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Improving the Control of Drug Delivery to the Brain Using Electrokinetic Transport

Figure 1. Example in vivo ECED infusion of a red fluorescent cationic dye (MW 580) into the rat brain with 25 μA applied current for 45 minutes with bright field (top left) and fluorescence (bottom left). The right panels represent the fluorescence intensity along the skewed vertical (top right) and skewed horizontal (bottom right) white line scans. The scale bar is 1,000 μm.

Drug delivery to the central nervous system (CNS) presents a significant challenge to researchers and clinicians due to the blood-brain barrier. This is especially true for the delivery of small molecules, chemotherapeutics, nanoparticles, gene therapy and viral vectors, where in some cases toxic systemic levels of a drug may prevent a therapeutic level from being achieved in the CNS. Significant work is being conducted on blood-brain barrier modulation and transient disruption to allow drugs in systemic circulation to more effectively permeate into the CNS. Alternatively, stereotactic-based methods are commonly employed in clinical practice to introduce an infusion cannula to a desired anatomical location, with subsequent application of a positive pressure resulting in localized drug infusions.

Conventional pressure-driven infusion was developed to introduce locally high concentrations of macromolecules and small molecules into the CNS. This pressure-driven infusion was termed “convection-enhanced delivery (CED),” as the distribution volume observed was greater than could occur by diffusion alone in the same time frame. As this methodology was explored over the nearly two decades to the present date, the rates of infusion, infusion cannula size, concentrations of the infusate, and pre-infusion sealing times to allow accommodation of the infusion cannula were systematically studied. Despite clear efficacy in delivering localized infusates into the central nervous system, pressure-driven CED remains limited by backflow of the infusate along the implanted cannula tracts, especially at moderate to high flow rates, mass effect and edema (with or without focal neurological deficit or seizure) from large infusion volumes, and difficulty with infusion cannula placement and the directional control of infusate once inside the brain. Moreover, deep tissue deformation, separation and tearing of white matter tracts, leakage of the infusate into the cerebrospinal fluid spaces and/or prior surgical resection beds, and seepage along vascular or cannula tracts have all been documented to contribute to unpredictable intraparenchymal drug delivery.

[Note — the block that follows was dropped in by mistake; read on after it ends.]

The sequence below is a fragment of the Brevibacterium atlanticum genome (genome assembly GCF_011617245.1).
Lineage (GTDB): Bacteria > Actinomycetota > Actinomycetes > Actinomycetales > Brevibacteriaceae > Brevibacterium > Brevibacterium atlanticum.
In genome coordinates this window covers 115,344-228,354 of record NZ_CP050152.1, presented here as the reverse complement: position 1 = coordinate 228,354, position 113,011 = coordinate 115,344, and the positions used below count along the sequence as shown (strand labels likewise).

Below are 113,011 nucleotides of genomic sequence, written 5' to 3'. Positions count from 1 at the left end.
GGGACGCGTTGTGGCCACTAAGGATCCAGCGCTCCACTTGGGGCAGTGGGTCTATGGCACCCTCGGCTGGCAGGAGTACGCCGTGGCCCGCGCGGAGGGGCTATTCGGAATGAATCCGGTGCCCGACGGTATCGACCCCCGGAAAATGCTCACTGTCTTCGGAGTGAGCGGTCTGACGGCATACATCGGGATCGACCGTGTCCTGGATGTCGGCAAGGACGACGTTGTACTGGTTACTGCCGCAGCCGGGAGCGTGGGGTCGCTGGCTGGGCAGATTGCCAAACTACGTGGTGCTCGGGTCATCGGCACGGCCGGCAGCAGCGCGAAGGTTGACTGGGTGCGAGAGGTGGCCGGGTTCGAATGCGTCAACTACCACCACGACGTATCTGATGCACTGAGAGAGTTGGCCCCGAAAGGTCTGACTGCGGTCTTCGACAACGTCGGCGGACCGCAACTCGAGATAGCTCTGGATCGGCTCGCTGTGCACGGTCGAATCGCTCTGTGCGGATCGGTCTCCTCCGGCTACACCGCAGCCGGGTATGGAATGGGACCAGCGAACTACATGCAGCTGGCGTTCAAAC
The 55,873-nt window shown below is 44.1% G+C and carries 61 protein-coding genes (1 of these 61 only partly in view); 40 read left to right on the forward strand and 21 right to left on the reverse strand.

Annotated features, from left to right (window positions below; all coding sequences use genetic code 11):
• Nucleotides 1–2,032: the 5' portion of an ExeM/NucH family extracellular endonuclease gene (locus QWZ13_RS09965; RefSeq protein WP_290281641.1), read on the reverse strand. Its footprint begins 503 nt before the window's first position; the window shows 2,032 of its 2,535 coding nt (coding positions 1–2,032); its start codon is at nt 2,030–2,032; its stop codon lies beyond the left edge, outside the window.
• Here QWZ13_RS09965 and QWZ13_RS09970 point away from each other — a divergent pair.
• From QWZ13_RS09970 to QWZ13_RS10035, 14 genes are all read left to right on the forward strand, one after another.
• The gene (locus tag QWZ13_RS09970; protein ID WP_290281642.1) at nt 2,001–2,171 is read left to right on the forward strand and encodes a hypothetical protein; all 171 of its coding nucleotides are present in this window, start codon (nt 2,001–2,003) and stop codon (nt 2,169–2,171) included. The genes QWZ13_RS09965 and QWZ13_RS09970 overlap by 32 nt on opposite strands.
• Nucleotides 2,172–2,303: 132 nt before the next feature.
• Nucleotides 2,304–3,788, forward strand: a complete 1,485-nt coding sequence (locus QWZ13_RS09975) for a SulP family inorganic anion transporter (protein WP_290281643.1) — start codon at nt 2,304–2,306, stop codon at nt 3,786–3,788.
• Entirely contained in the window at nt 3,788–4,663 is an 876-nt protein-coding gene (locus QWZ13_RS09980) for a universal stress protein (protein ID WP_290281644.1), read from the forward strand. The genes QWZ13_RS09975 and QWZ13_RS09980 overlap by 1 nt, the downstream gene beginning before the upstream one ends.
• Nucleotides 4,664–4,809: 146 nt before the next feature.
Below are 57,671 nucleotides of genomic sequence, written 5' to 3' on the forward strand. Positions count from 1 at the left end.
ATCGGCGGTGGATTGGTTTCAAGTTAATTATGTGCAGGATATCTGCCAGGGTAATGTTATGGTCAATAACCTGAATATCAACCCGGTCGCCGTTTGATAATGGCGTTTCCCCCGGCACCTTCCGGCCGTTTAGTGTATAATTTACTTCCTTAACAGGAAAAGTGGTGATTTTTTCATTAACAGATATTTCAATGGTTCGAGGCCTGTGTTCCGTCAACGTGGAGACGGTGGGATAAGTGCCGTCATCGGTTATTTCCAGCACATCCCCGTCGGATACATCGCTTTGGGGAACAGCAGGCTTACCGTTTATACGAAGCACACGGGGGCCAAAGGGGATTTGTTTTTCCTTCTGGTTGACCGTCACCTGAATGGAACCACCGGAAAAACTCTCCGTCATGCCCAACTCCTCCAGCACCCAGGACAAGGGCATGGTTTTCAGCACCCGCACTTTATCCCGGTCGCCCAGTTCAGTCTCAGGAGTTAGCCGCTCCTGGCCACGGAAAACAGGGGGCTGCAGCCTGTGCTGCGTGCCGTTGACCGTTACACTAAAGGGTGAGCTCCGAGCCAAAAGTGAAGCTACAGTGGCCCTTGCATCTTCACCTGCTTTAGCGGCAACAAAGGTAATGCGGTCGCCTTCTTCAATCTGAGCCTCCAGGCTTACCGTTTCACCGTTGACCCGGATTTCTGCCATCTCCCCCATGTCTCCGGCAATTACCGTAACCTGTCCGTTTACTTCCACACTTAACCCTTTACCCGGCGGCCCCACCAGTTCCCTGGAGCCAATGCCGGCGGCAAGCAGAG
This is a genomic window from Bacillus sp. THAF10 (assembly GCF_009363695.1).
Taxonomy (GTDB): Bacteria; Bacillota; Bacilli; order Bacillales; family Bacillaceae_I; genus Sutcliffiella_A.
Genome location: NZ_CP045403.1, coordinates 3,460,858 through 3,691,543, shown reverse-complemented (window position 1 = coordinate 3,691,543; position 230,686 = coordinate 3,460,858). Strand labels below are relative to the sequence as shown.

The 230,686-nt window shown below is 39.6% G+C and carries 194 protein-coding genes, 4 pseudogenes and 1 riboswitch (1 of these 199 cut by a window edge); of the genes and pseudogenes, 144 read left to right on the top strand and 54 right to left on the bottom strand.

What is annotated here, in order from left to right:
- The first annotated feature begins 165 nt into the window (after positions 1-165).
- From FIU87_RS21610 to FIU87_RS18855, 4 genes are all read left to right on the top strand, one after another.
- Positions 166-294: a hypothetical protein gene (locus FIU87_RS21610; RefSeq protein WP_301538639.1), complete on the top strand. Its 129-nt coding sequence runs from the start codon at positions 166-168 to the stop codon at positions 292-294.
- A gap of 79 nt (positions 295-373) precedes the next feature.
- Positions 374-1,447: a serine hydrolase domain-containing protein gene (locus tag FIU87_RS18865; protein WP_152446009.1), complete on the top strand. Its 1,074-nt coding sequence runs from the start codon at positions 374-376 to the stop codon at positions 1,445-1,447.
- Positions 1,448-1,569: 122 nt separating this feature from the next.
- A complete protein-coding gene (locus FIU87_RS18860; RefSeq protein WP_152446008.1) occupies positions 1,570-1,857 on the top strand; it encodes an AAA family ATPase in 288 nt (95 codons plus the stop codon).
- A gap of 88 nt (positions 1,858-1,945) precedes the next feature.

Many of these issues can be addressed using electrokinetic transport. Electrokinetic transport in the CNS is dependent on both electroosmotic and electrophoretic transport. Electroosmosis is created by the effect of an electric field on mobile counterions that are loosely associated with the charged, porous framework containing the interstitial fluid. Because water molecules interact transiently with the moving counterions, momentum is transferred to the fluid itself resulting in bulk fluid flow. Electrophoresis is the motion of ions in an electric field resulting from the force of the potential gradient upon the charge of the ion. We demonstrated electrokinetic convection-enhanced delivery (ECED) as a viable means for delivery of locally high concentrations of macromolecules to the brain in vitro and in vivo. Directional control and quantification of the infusate in brain tissue have recently been established by our team, as shown in Figure 1. Control of directional transport was achieved over distances ranging from several hundred micrometers to more than a centimeter. Most importantly, we hope this methodology may be used to achieve new delivery profiles with the potential to improve control over infusions leading to better clinical outcomes with applications ranging from neuro-oncology to functional and restorative neurosurgery.

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